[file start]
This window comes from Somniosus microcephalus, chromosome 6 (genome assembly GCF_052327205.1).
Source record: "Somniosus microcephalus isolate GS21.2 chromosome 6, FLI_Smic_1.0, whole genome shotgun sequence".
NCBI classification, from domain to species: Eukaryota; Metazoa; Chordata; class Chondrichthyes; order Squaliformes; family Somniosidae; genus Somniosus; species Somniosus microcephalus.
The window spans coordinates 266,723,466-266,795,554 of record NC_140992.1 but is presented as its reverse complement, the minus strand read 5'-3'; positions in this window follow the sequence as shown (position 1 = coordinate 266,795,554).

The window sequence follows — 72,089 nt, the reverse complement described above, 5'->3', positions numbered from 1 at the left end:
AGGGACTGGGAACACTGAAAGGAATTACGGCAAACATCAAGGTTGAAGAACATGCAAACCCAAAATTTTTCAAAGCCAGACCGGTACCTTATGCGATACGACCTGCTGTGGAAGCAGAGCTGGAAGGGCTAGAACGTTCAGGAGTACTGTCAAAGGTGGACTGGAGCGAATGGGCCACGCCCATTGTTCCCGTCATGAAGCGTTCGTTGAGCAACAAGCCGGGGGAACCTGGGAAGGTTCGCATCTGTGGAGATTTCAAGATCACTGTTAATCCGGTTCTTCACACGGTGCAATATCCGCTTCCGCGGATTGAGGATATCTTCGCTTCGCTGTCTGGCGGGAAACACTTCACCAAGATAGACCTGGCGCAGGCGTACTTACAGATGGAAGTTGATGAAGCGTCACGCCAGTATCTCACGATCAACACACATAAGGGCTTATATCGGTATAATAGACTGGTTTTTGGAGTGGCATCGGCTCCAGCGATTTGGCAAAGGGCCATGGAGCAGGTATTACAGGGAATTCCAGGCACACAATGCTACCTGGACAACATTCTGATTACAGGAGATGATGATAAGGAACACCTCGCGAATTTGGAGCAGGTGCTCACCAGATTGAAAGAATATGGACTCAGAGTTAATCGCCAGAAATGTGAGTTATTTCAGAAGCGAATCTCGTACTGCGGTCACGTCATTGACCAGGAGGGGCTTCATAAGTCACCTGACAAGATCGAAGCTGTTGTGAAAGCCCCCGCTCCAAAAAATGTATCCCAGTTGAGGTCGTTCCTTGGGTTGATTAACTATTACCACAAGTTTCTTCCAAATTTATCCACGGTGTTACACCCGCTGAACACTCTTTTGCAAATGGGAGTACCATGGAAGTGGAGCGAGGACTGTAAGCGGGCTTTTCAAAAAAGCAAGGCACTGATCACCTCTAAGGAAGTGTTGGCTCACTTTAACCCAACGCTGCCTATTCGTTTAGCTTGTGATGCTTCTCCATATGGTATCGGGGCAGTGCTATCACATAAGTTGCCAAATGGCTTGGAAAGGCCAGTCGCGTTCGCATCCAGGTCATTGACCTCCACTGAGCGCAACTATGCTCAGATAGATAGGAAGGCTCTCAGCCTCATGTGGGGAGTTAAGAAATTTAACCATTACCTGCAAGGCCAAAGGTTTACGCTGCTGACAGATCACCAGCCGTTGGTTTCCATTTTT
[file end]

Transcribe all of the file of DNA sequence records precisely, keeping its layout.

This window comes from Somniosus microcephalus, chromosome 6 (genome assembly GCF_052327205.1).
Source record: "Somniosus microcephalus isolate GS21.2 chromosome 6, FLI_Smic_1.0, whole genome shotgun sequence".
NCBI classification, from domain to species: Eukaryota; Metazoa; Chordata; class Chondrichthyes; order Squaliformes; family Somniosidae; genus Somniosus; species Somniosus microcephalus.
The window spans coordinates 266,723,466-266,795,554 of record NC_140992.1 but is presented as its reverse complement, the minus strand read 5'-3'; positions in this window follow the sequence as shown (position 1 = coordinate 266,795,554).

The window sequence follows — 72,089 nt, the reverse complement described above, 5'->3', positions numbered from 1 at the left end:
AGGGACTGGGAACACTGAAAGGAATTACGGCAAACATCAAGGTTGAAGAACATGCAAACCCAAAATTTTTCAAAGCCAGACCGGTACCTTATGCGATACGACCTGCTGTGGAAGCAGAGCTGGAAGGGCTAGAACGTTCAGGAGTACTGTCAAAGGTGGACTGGAGCGAATGGGCCACGCCCATTGTTCCCGTCATGAAGCGTTCGTTGAGCAACAAGCCGGGGGAACCTGGGAAGGTTCGCATCTGTGGAGATTTCAAGATCACTGTTAATCCGGTTCTTCACACGGTGCAATATCCGCTTCCGCGGATTGAGGATATCTTCGCTTCGCTGTCTGGCGGGAAACACTTCACCAAGATAGACCTGGCGCAGGCGTACTTACAGATGGAAGTTGATGAAGCGTCACGCCAGTATCTCACGATCAACACACATAAGGGCTTATATCGGTATAATAGACTGGTTTTTGGAGTGGCATCGGCTCCAGCGATTTGGCAAAGGGCCATGGAGCAGGTATTACAGGGAATTCCAGGCACACAATGCTACCTGGACAACATTCTGATTACAGGAGATGATGATAAGGAACACCTCGCGAATTTGGAGCAGGTGCTCACCAGATTGAAAGAATATGGACTCAGAGTTAATCGCCAGAAATGTGAGTTATTTCAGAAGCGAATCTCGTACTGCGGTCACGTCATTGACCAGGAGGGGCTTCATAAGTCACCTGACAAGATCGAAGCTGTTGTGAAAGCCCCCGCTCCAAAAAATGTATCCCAGTTGAGGTCGTTCCTTGGGTTGATTAACTATTACCACAAGTTTCTTCCAAATTTATCCACGGTGTTACACCCGCTGAACACTCTTTTGCAAATGGGAGTACCATGGAAGTGGAGCGAGGACTGTAAGCGGGCTTTTCAAAAAAGCAAGGCACTGATCACCTCTAAGGAAGTGTTGGCTCACTTTAACCCAACGCTGCCTATTCGTTTAGCTTGTGATGCTTCTCCATATGGTATCGGGGCAGTGCTATCACATAAGTTGCCAAATGGCTTGGAAAGGCCAGTCGCGTTCGCATCCAGGTCATTGACCTCCACTGAGCGCAACTATGCTCAGATAGATAGGAAGGCTCTCAGCCTCATGTGGGGAGTTAAGAAATTTAACCATTACCTGCAAGGCCAAAGGTTTACGCTGCTGACAGATCACCAGCCGTTGGTTTCCATTTTT